“Obsessive-compulsive disorder is made up of unwanted thoughts, images, or urges that cause anxiety (obsessions) or repeated actions meant to reduce that anxiety (compulsions). Obsessions or compulsions usually take a lot of time and cause a lot of distress” (CMHA National, 2020).

Post-traumatic stress disorder

“Post-traumatic stress disorder can occur after a very scary or traumatic event, such as abuse, an accident, or a natural disaster. Symptoms of PTSD include reliving the event through nightmares or flashbacks, avoiding reminders of the traumatic event, and feeling unsafe in the world, even when a person isn’t in danger” (CMHA National, 2020).

6) What is suicide?

“Suicide is the act of intentionally causing one’s own death, and is often related to complex stressors and health issues. Suicide occurs across all ages, incomes, ethnicities and social factors” (CAMH, 2021). “People who die by suicide or attempt suicide may not really want to end their life. Suicide may seem like the only way to deal with difficult feelings or situations” (CMHA National, 2016).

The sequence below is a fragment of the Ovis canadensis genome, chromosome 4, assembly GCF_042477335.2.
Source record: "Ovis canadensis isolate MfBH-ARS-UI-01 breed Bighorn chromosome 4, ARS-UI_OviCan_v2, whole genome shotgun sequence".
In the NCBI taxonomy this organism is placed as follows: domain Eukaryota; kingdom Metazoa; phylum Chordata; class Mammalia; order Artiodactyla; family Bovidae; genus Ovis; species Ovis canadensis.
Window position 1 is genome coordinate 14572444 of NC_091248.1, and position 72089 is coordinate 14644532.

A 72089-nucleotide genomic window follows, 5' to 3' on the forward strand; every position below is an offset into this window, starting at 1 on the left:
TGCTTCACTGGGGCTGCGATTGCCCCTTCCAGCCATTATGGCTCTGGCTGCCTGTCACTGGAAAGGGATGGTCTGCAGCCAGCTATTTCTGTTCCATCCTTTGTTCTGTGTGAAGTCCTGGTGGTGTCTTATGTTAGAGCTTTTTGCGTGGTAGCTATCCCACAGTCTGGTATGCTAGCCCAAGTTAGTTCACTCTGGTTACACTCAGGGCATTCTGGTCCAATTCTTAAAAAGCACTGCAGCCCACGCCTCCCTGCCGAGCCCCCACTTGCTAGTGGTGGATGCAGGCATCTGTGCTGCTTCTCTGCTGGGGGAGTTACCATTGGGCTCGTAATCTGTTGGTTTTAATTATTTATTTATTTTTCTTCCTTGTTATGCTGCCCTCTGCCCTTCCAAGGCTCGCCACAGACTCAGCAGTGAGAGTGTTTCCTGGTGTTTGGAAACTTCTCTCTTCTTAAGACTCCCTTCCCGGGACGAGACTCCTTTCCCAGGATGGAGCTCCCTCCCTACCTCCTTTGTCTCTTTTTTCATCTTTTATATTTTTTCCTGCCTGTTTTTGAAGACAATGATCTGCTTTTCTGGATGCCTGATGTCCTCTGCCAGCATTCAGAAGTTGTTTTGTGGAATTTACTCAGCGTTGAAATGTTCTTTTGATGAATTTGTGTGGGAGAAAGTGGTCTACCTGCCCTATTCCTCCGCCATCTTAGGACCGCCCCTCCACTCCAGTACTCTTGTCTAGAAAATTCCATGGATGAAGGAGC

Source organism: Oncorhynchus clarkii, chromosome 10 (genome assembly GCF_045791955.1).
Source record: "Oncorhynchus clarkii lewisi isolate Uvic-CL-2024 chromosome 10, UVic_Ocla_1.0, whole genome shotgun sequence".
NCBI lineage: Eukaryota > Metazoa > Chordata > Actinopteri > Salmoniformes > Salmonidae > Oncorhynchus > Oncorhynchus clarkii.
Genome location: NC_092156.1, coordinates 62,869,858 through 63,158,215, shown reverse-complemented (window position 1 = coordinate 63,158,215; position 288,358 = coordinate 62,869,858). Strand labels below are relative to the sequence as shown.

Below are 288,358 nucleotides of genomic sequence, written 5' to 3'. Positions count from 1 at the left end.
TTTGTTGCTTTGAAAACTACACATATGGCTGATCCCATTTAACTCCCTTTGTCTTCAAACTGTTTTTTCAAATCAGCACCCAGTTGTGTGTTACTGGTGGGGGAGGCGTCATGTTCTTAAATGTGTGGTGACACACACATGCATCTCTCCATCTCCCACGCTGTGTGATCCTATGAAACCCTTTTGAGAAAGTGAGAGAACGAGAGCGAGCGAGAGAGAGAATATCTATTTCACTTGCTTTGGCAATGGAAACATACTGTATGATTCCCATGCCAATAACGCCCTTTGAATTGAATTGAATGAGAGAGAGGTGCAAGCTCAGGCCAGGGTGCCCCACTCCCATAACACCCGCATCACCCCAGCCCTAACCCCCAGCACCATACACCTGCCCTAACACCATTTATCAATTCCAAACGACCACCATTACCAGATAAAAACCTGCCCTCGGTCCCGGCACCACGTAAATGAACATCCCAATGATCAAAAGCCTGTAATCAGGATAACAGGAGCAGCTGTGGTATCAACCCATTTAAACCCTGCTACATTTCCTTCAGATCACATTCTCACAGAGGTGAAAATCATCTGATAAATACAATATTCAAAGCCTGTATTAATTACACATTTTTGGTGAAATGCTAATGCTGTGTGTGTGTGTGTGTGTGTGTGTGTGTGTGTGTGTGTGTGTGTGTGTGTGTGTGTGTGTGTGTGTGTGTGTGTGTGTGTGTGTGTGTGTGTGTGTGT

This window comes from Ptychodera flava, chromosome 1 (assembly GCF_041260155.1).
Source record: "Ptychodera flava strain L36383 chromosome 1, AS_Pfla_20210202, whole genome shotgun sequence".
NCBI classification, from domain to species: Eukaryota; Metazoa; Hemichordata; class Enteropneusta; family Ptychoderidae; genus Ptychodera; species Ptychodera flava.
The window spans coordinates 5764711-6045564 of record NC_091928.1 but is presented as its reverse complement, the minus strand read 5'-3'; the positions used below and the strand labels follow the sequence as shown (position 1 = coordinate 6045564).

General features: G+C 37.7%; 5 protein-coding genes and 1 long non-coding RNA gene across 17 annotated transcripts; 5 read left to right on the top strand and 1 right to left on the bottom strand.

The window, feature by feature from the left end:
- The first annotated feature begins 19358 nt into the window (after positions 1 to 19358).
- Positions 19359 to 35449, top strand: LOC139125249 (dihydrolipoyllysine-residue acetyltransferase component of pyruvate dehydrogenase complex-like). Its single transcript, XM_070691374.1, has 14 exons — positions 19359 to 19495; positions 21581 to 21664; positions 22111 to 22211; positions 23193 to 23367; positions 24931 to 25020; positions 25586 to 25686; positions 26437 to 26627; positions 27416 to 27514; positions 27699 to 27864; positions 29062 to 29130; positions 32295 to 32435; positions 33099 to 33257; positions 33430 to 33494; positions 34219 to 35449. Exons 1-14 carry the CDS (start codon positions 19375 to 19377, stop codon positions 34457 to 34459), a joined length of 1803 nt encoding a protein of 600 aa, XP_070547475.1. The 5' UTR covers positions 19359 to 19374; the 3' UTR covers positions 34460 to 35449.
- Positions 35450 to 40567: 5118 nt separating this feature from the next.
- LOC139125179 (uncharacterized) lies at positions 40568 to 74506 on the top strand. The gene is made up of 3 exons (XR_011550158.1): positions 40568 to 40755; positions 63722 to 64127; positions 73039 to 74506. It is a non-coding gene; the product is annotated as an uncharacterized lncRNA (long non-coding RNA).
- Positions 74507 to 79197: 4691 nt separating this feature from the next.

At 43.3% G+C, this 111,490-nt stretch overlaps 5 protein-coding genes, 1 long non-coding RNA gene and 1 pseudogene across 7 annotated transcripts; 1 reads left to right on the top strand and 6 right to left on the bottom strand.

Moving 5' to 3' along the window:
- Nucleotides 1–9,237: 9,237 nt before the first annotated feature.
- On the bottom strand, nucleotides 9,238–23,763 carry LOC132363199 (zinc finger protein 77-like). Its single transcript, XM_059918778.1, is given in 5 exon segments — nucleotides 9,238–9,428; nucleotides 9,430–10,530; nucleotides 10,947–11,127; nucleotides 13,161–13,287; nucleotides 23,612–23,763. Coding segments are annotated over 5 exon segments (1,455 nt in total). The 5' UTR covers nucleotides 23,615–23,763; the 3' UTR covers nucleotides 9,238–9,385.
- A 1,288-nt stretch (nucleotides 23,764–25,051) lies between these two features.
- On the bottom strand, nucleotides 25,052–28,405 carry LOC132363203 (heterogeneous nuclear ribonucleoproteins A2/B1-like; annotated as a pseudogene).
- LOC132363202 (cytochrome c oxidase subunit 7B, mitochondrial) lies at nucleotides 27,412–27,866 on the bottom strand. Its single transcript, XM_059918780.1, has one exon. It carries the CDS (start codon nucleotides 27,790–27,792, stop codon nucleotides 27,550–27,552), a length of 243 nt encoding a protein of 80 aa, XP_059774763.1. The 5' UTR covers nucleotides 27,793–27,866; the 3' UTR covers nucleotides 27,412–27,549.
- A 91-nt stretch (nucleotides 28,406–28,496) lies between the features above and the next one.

Who does it affect?

“About 4000 Canadians die by suicide every year. Suicide is the second-most common cause of death among young people, but men in their 40s and 50s have the highest rate of suicide. While women are three to four times more likely to attempt suicide than men, men are three times more likely to die by suicide than women” (CMHA, 2016).

“Suicide is a complicated issue. People who die by suicide or attempt suicide usually feel overwhelmed, hopeless, helpless, desperate, and alone. In some rare cases, people who experience psychosis (losing touch with reality) may hear voices that tell them to end their life” (CMHA, 2016).

Known risk factors for suicide include:

  • A previous suicide attempt